The Resource Dictators, democracy, and American public culture: : envisioning the totalitarian enemy, 1920s-1950s, Benjamin L. Alpers, (ebook)

Dictators, democracy, and American public culture: : envisioning the totalitarian enemy, 1920s-1950s, Benjamin L. Alpers, (ebook)

Label
Dictators, democracy, and American public culture: : envisioning the totalitarian enemy, 1920s-1950s
Title
Dictators, democracy, and American public culture:
Title remainder
envisioning the totalitarian enemy, 1920s-1950s
Statement of responsibility
Benjamin L. Alpers
Creator
Contributor
Subject
Language
eng
Summary
Focusing on portrayals of Mussolini's Italy, Hitler's Germany, and Stalin's Russia in U.S. films, magazine and newspaper articles, books, plays, speeches, and other texts, Benjamin Alpers traces changing American understandings of dictatorship from the late 1920s through the early years of the Cold War.During the early 1930s, most Americans' conception of dictatorship focused on the dictator. Whether viewed as heroic or horrific, the dictator was represented as a figure of great, masculine power and effectiveness. As the Great Depression gripped the United States, a few people--including conservative members of the press and some Hollywood filmmakers--even dared to suggest that dictatorship might be the answer to America's social problems. In the late 1930s, American explanations of dictatorship shifted focus from individual leaders to the movements that empowered them. Totalitarianism became the image against which a view of democracy emphasizing tolerance and pluralism and disparaging mass movements developed. First used to describe dictatorships of both right and left, the term "totalitarianism" fell out of use upon the U.S. entry into World War II. With the war's end and the collapse of the U.S.-Soviet alliance, however, concerns about totalitarianism lay the foundation for the emerging Cold War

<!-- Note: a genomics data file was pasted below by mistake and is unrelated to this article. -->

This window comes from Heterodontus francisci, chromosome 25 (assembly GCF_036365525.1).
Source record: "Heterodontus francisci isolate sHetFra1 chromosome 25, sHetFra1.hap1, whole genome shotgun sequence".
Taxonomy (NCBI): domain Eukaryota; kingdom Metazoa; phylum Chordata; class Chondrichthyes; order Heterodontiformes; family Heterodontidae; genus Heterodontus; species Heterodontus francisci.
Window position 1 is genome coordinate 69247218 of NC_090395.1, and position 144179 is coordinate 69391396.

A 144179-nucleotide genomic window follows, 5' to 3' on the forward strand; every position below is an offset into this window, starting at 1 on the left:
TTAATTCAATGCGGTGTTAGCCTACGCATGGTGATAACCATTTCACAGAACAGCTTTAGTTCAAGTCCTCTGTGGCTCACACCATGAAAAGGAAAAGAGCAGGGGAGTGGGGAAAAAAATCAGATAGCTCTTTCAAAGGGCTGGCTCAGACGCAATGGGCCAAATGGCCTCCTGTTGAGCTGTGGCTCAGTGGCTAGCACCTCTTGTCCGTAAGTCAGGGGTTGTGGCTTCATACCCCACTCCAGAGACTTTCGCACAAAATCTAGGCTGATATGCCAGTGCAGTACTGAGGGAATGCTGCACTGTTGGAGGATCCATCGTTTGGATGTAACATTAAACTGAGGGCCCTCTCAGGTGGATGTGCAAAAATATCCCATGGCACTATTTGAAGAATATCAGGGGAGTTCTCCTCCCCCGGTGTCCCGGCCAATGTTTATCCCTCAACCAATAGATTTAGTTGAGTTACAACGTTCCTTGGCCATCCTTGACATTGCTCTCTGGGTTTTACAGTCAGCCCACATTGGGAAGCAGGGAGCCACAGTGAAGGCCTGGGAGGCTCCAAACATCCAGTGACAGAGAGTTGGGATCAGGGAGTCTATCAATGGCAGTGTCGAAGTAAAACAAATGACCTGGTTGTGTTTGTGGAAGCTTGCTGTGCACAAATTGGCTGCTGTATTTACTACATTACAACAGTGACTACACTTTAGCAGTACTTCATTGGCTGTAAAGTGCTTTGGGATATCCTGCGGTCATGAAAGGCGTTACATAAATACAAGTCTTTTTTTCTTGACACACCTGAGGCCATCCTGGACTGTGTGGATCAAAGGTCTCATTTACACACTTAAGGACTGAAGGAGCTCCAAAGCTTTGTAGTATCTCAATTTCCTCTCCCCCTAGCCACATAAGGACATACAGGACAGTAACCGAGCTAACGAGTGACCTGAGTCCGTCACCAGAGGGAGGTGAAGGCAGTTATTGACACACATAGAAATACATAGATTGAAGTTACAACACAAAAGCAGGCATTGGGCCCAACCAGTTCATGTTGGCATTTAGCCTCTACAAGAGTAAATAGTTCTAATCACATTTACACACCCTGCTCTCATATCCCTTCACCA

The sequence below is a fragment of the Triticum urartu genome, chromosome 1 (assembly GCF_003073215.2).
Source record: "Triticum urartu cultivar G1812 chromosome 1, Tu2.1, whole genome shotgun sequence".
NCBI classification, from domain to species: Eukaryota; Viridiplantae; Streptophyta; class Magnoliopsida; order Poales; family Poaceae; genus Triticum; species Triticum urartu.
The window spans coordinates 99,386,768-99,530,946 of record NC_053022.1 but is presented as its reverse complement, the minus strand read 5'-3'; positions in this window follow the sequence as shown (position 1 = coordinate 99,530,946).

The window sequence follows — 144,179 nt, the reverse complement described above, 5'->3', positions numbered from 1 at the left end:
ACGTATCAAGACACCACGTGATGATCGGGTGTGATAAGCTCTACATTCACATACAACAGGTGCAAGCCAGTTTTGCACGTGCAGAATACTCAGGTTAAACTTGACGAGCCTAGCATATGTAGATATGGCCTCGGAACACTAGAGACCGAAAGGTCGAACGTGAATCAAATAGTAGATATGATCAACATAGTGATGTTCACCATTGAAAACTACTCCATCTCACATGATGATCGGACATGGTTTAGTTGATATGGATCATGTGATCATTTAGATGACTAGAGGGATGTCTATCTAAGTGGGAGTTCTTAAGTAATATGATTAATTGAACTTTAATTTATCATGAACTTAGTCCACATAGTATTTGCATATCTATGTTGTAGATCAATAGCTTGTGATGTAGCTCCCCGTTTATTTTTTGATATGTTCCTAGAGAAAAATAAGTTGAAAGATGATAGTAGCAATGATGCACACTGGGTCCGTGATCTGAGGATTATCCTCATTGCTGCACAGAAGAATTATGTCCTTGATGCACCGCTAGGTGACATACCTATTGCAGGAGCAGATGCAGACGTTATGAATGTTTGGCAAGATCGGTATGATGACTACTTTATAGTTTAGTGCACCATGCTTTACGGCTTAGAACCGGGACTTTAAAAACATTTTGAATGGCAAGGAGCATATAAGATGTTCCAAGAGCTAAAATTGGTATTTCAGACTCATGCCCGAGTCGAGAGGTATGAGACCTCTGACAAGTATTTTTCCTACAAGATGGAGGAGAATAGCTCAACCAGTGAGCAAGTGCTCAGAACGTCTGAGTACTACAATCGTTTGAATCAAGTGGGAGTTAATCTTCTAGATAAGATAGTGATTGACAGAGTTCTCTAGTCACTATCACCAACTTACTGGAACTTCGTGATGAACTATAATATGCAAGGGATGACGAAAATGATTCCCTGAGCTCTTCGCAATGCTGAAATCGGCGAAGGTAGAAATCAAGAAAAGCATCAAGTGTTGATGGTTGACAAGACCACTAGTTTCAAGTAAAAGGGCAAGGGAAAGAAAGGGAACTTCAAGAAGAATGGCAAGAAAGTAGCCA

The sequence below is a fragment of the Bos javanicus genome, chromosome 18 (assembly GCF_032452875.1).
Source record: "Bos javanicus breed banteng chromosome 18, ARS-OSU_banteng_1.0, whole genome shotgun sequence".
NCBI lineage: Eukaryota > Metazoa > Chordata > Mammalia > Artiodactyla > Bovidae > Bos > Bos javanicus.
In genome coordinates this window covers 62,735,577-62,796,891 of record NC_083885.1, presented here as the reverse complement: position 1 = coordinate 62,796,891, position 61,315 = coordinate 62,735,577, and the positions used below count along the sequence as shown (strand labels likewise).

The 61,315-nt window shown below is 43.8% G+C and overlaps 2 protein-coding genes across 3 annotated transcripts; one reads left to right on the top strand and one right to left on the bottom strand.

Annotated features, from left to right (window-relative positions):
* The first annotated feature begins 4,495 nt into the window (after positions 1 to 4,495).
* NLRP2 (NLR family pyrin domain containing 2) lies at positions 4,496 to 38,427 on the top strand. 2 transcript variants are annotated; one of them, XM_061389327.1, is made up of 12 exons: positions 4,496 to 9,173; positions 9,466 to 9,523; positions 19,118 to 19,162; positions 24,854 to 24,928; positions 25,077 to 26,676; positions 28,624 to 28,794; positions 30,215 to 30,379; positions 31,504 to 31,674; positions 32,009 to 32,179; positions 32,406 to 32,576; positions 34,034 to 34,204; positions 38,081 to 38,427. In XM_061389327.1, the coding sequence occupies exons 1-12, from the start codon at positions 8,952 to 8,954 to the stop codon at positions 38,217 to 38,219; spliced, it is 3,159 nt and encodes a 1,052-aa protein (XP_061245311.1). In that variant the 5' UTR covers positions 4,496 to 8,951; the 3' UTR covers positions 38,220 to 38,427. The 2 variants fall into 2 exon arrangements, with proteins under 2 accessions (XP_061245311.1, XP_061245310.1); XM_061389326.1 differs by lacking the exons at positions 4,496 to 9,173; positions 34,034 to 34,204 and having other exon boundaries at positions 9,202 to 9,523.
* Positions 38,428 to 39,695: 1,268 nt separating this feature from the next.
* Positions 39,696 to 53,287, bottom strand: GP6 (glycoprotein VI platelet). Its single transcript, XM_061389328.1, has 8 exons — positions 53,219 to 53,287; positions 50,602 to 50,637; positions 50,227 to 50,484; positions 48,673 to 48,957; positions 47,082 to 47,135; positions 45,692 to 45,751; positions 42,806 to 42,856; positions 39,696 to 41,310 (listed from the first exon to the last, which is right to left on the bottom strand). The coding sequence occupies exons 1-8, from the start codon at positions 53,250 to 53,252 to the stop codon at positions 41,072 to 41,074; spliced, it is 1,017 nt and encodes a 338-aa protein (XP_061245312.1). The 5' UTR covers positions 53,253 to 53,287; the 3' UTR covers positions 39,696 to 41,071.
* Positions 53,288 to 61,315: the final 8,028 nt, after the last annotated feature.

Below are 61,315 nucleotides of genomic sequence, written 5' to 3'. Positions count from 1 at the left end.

Member of
Cataloging source
Midwest
http://library.link/vocab/creatorDate
1965-
http://library.link/vocab/creatorName
Alpers, Benjamin Leontief
Dewey number
321.9
Index
no index present
Literary form
non fiction
Nature of contents
dictionaries
http://library.link/vocab/relatedWorkOrContributorName
hoopla digital
Series statement
Cultural studies of the United States
http://library.link/vocab/subjectName
  • Dictatorship
  • Democracy
  • Mass media
  • Public opinion
  • Electronic books
Target audience
adult
Label
Dictators, democracy, and American public culture: : envisioning the totalitarian enemy, 1920s-1950s, Benjamin L. Alpers, (ebook)
Link
Instantiates
Publication
Color
multicolored
Dimensions
unknown
Extent
1 online resource
Form of item
  • online
  • electronic
Governing access note
Digital content provided by hoopla
Isbn
9780807861226
Isbn Type
(electronic bk.)
Publisher number
MWT11719104
Specific material designation
remote
Stock number
11719104
System control number
MWT11719104
System details
Mode of access: World Wide Web
Label
Dictators, democracy, and American public culture: : envisioning the totalitarian enemy, 1920s-1950s, Benjamin L. Alpers, (ebook)
Link
Publication
Color
multicolored
Dimensions
unknown
Extent
1 online resource
Form of item
  • online
  • electronic
Governing access note
Digital content provided by hoopla
Isbn
9780807861226
Isbn Type
(electronic bk.)
Publisher number
MWT11719104
Specific material designation
remote
Stock number
11719104
System control number
MWT11719104
System details
Mode of access: World Wide Web

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